Hebrew is this unique thing that you cannot translate to any other language. It has to do with its history. About 2,000 years ago, people stopped speaking Hebrew because of the diaspora. So people who went to Rome spoke Latin, people who moved to the US spoke English, people spoke Yiddish, but they didn’t speak Hebrew. They knew the words, but it was a written language—they read prayers, they knew the language well, but it wasn’t spoken. I think the logic behind it would be that you don’t need to use the language of God to ask where the restrooms are.
Then somebody took this frozen language and defrosted it in the microwave of history, and people spontaneously started speaking it. And the thing that happened when people started speaking this language is it was kind of a miracle. If Shakespeare were to come here and hear us speak, he wouldn’t understand a word we were saying, but if Abraham or Isaac took a taxi in Israel, they could communicate with the taxi driver. He’d understand what they are saying because the language didn’t organically change. It was frozen, like frozen peas, fresh out of the Bible.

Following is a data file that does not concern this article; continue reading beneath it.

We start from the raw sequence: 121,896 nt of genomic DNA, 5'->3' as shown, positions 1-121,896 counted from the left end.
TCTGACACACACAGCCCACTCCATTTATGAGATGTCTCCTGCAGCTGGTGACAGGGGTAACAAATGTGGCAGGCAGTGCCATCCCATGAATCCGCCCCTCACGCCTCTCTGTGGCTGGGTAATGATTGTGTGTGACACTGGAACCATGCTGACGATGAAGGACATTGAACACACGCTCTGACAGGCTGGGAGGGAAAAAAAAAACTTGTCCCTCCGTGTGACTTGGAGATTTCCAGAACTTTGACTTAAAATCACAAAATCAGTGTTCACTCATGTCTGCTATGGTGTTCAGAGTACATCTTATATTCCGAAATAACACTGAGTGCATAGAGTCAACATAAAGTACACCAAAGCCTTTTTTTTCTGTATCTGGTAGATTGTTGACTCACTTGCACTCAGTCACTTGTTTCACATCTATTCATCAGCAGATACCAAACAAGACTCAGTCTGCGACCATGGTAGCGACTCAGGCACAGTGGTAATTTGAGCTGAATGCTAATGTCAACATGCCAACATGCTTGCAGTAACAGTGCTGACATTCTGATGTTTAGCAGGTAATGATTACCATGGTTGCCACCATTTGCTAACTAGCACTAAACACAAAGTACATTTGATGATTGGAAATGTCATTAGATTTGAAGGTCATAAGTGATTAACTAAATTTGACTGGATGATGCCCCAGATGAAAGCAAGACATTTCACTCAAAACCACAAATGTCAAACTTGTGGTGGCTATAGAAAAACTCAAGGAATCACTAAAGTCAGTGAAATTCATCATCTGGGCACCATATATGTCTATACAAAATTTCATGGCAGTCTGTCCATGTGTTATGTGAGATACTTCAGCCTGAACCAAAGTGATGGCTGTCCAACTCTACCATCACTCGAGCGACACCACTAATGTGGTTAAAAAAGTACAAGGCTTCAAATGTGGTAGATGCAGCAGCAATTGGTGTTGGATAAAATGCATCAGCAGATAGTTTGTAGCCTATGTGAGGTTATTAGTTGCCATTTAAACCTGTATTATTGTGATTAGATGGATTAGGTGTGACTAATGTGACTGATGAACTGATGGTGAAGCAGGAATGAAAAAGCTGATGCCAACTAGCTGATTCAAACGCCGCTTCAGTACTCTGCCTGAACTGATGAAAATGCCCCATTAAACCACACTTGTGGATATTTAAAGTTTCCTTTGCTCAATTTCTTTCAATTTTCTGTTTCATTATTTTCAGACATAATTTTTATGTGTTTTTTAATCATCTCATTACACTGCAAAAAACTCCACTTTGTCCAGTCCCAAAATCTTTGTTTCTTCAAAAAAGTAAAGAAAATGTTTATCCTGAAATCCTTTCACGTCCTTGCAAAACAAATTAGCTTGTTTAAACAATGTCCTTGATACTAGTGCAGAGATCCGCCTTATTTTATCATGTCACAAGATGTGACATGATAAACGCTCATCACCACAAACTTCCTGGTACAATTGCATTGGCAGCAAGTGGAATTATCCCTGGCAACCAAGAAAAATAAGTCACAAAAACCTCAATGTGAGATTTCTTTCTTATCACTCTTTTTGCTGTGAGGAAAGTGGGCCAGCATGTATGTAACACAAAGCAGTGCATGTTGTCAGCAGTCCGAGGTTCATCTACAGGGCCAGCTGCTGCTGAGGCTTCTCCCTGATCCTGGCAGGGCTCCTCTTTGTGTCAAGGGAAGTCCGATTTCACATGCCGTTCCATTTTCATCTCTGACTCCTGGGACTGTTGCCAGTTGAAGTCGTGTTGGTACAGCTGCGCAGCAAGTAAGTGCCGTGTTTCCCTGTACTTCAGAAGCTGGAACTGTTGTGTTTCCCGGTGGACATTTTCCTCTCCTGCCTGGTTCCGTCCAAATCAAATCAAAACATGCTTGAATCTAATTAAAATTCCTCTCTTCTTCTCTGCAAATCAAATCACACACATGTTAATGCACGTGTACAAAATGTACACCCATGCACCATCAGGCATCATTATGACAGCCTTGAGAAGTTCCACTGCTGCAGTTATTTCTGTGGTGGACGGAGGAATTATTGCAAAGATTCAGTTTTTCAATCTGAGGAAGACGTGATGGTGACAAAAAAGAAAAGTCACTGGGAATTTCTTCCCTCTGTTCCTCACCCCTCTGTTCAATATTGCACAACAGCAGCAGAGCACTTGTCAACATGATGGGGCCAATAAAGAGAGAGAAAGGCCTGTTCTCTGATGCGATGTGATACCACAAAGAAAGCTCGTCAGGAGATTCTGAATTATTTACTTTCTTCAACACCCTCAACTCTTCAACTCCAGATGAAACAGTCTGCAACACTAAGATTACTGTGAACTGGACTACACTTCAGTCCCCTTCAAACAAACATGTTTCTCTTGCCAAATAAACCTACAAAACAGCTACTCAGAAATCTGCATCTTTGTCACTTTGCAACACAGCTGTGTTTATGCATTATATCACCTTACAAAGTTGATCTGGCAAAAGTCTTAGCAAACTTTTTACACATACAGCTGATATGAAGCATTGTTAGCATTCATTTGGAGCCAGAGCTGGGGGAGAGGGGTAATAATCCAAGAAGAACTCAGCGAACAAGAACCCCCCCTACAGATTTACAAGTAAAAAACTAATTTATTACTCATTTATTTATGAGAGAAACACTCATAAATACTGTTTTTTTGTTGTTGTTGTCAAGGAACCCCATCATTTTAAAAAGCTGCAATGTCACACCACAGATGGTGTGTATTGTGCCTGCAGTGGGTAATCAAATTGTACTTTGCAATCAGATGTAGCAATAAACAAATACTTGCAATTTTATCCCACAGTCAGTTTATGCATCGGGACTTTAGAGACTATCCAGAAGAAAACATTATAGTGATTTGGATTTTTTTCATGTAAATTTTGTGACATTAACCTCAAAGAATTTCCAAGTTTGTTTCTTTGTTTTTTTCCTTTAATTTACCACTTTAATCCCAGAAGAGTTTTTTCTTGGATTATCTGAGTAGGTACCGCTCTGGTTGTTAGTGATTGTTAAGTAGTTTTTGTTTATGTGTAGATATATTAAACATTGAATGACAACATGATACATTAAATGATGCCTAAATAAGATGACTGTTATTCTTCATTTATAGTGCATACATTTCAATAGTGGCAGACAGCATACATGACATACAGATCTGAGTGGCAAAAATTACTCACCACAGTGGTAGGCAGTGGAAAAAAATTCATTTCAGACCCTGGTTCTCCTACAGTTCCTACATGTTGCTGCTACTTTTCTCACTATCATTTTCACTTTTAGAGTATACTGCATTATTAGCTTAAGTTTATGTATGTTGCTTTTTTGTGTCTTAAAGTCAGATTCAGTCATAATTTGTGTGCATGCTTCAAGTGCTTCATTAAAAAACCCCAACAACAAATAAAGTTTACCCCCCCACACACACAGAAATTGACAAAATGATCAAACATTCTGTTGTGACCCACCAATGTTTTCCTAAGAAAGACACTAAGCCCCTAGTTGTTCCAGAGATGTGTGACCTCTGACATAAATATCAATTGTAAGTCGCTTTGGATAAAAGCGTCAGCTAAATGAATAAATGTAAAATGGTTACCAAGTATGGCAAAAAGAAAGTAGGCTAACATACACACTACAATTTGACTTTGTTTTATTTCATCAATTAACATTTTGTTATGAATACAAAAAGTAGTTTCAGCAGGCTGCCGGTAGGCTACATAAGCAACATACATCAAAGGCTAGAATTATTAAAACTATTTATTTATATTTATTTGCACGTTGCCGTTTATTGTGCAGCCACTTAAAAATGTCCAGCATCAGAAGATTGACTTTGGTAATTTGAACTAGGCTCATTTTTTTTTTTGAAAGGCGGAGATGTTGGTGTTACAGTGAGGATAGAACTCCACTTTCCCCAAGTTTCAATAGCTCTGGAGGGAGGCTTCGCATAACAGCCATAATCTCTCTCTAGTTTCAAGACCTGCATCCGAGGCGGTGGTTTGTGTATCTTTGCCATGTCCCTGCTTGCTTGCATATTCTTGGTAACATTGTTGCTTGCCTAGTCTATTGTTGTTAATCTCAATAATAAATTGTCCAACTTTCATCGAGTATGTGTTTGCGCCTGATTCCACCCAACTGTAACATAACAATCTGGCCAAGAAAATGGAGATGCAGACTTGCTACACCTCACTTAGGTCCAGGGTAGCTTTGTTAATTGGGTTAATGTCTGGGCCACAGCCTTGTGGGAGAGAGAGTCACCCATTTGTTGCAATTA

We import words from other languages and we put them in Israeli verb form. Like for cocaine, we say in Hebrew, lesniff. We have many words like this from Russian, from Arabic. What happens when you speak colloquial Hebrew is you switch between registers all the time. So in a typical sentence, three words are biblical, one word is Russian, and one word is Yiddish. This kind of connection between very high language and very low language is very natural, people use it all the time.
Monday, August 17, 2015
"Can you cook an egg on a book?"
Meakin Armstrong interviews Etgar Keret at Guernica. Here's a bit that especially caught my eye (I want to read this book):